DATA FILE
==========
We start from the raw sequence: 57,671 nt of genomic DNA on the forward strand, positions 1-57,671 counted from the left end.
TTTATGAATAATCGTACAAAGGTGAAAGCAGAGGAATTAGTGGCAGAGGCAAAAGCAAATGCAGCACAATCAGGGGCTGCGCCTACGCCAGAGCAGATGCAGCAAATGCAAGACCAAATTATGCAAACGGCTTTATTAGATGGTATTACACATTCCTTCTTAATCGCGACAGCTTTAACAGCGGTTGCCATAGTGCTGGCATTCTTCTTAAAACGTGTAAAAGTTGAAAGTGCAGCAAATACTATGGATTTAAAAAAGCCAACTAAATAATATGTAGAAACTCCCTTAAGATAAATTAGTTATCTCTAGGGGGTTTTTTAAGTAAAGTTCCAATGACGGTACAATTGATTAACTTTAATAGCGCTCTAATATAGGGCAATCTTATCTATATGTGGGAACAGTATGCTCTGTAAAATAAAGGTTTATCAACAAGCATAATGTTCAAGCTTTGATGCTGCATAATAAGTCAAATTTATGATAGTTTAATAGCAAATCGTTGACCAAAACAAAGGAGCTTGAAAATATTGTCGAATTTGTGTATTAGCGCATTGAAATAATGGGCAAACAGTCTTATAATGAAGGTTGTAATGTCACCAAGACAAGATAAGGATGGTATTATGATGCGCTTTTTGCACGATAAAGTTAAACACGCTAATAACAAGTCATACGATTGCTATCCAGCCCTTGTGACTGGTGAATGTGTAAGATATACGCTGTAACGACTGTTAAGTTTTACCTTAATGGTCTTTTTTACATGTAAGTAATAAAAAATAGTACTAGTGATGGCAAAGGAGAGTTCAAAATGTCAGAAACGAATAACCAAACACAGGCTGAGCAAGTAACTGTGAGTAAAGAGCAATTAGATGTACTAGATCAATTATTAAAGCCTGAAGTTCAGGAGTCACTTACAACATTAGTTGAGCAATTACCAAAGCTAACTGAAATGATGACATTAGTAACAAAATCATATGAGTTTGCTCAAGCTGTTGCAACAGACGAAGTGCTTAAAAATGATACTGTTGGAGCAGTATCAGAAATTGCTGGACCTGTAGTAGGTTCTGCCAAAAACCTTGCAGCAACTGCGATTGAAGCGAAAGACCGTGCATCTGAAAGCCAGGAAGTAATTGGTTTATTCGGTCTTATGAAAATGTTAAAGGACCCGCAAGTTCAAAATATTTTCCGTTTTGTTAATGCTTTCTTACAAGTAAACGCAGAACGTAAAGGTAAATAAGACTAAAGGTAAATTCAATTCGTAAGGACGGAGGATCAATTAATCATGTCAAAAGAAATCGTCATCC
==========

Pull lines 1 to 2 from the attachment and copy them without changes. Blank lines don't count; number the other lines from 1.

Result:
We start from the raw sequence: 57,671 nt of genomic DNA on the forward strand, positions 1-57,671 counted from the left end.
TTTATGAATAATCGTACAAAGGTGAAAGCAGAGGAATTAGTGGCAGAGGCAAAAGCAAATGCAGCACAATCAGGGGCTGCGCCTACGCCAGAGCAGATGCAGCAAATGCAAGACCAAATTATGCAAACGGCTTTATTAGATGGTATTACACATTCCTTCTTAATCGCGACAGCTTTAACAGCGGTTGCCATAGTGCTGGCATTCTTCTTAAAACGTGTAAAAGTTGAAAGTGCAGCAAATACTATGGATTTAAAAAAGCCAACTAAATAATATGTAGAAACTCCCTTAAGATAAATTAGTTATCTCTAGGGGGTTTTTTAAGTAAAGTTCCAATGACGGTACAATTGATTAACTTTAATAGCGCTCTAATATAGGGCAATCTTATCTATATGTGGGAACAGTATGCTCTGTAAAATAAAGGTTTATCAACAAGCATAATGTTCAAGCTTTGATGCTGCATAATAAGTCAAATTTATGATAGTTTAATAGCAAATCGTTGACCAAAACAAAGGAGCTTGAAAATATTGTCGAATTTGTGTATTAGCGCATTGAAATAATGGGCAAACAGTCTTATAATGAAGGTTGTAATGTCACCAAGACAAGATAAGGATGGTATTATGATGCGCTTTTTGCACGATAAAGTTAAACACGCTAATAACAAGTCATACGATTGCTATCCAGCCCTTGTGACTGGTGAATGTGTAAGATATACGCTGTAACGACTGTTAAGTTTTACCTTAATGGTCTTTTTTACATGTAAGTAATAAAAAATAGTACTAGTGATGGCAAAGGAGAGTTCAAAATGTCAGAAACGAATAACCAAACACAGGCTGAGCAAGTAACTGTGAGTAAAGAGCAATTAGATGTACTAGATCAATTATTAAAGCCTGAAGTTCAGGAGTCACTTACAACATTAGTTGAGCAATTACCAAAGCTAACTGAAATGATGACATTAGTAACAAAATCATATGAGTTTGCTCAAGCTGTTGCAACAGACGAAGTGCTTAAAAATGATACTGTTGGAGCAGTATCAGAAATTGCTGGACCTGTAGTAGGTTCTGCCAAAAACCTTGCAGCAACTGCGATTGAAGCGAAAGACCGTGCATCTGAAAGCCAGGAAGTAATTGGTTTATTCGGTCTTATGAAAATGTTAAAGGACCCGCAAGTTCAAAATATTTTCCGTTTTGTTAATGCTTTCTTACAAGTAAACGCAGAACGTAAAGGTAAATAAGACTAAAGGTAAATTCAATTCGTAAGGACGGAGGATCAATTAATCATGTCAAAAGAAATCGTCATCC